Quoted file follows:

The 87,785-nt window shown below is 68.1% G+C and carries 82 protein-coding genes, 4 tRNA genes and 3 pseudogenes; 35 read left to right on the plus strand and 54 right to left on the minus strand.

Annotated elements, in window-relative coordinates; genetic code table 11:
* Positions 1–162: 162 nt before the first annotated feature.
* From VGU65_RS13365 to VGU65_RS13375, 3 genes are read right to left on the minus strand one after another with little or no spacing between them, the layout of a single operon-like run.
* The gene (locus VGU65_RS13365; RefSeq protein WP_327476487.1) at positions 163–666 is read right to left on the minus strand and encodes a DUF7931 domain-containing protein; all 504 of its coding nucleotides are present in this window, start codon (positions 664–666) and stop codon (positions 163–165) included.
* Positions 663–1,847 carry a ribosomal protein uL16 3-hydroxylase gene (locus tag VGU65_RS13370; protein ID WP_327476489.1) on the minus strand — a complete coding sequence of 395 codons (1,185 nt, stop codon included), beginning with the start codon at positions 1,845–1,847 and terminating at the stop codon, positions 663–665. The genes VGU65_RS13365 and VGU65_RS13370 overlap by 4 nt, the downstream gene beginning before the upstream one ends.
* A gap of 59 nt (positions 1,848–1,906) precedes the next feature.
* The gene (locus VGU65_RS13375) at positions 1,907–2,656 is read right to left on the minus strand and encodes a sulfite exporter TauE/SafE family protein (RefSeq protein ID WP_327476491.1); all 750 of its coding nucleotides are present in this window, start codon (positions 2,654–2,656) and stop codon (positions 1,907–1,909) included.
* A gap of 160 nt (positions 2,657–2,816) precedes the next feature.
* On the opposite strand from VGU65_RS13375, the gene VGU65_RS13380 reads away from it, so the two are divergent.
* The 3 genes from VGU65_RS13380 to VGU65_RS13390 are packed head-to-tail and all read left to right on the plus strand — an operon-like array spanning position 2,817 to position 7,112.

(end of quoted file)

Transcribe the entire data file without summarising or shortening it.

The 87,785-nt window shown below is 68.1% G+C and carries 82 protein-coding genes, 4 tRNA genes and 3 pseudogenes; 35 read left to right on the plus strand and 54 right to left on the minus strand.

Annotated elements, in window-relative coordinates; genetic code table 11:
* Positions 1–162: 162 nt before the first annotated feature.
* From VGU65_RS13365 to VGU65_RS13375, 3 genes are read right to left on the minus strand one after another with little or no spacing between them, the layout of a single operon-like run.
* The gene (locus VGU65_RS13365; RefSeq protein WP_327476487.1) at positions 163–666 is read right to left on the minus strand and encodes a DUF7931 domain-containing protein; all 504 of its coding nucleotides are present in this window, start codon (positions 664–666) and stop codon (positions 163–165) included.
* Positions 663–1,847 carry a ribosomal protein uL16 3-hydroxylase gene (locus tag VGU65_RS13370; protein ID WP_327476489.1) on the minus strand — a complete coding sequence of 395 codons (1,185 nt, stop codon included), beginning with the start codon at positions 1,845–1,847 and terminating at the stop codon, positions 663–665. The genes VGU65_RS13365 and VGU65_RS13370 overlap by 4 nt, the downstream gene beginning before the upstream one ends.
* A gap of 59 nt (positions 1,848–1,906) precedes the next feature.
* The gene (locus VGU65_RS13375) at positions 1,907–2,656 is read right to left on the minus strand and encodes a sulfite exporter TauE/SafE family protein (RefSeq protein ID WP_327476491.1); all 750 of its coding nucleotides are present in this window, start codon (positions 2,654–2,656) and stop codon (positions 1,907–1,909) included.
* A gap of 160 nt (positions 2,657–2,816) precedes the next feature.
* On the opposite strand from VGU65_RS13375, the gene VGU65_RS13380 reads away from it, so the two are divergent.
* The 3 genes from VGU65_RS13380 to VGU65_RS13390 are packed head-to-tail and all read left to right on the plus strand — an operon-like array spanning position 2,817 to position 7,112.